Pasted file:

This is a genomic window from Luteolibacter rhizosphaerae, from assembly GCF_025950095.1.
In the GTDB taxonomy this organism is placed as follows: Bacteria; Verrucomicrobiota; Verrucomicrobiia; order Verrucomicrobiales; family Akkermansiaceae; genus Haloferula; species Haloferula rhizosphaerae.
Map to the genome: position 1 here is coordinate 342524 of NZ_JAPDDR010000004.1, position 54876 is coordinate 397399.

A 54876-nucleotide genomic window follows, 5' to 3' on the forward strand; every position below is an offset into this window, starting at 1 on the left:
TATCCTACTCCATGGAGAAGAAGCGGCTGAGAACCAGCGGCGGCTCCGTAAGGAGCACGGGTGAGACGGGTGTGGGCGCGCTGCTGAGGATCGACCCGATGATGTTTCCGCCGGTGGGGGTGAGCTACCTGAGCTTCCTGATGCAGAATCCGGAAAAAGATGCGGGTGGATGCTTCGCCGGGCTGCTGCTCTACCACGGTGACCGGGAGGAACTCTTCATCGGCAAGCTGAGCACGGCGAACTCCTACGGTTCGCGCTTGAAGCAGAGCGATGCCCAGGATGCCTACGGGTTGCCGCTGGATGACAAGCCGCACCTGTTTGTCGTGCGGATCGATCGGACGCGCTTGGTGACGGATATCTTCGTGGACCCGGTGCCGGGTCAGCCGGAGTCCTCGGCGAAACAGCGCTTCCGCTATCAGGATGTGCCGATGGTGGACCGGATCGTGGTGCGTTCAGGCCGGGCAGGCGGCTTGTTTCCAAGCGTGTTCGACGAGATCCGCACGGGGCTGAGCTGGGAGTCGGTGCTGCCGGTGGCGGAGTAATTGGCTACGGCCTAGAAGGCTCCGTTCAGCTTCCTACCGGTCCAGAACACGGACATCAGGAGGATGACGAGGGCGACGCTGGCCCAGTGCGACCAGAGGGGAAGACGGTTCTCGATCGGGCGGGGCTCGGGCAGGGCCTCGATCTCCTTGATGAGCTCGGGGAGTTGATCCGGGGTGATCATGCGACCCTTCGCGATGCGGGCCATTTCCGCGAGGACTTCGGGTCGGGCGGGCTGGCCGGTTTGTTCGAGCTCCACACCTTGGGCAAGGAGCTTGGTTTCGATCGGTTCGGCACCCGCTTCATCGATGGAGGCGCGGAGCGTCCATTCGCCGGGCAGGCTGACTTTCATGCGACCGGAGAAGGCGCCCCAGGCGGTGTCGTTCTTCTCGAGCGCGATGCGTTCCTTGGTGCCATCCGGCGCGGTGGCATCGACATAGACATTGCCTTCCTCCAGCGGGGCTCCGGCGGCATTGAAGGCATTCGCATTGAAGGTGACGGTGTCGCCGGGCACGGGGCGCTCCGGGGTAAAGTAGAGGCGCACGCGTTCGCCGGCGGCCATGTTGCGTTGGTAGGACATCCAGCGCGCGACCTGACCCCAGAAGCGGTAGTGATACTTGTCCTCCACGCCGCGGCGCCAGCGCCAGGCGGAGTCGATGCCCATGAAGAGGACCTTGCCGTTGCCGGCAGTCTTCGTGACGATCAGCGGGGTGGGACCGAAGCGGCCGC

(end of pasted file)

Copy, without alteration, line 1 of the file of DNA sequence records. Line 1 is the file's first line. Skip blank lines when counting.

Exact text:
This is a genomic window from Luteolibacter rhizosphaerae, from assembly GCF_025950095.1.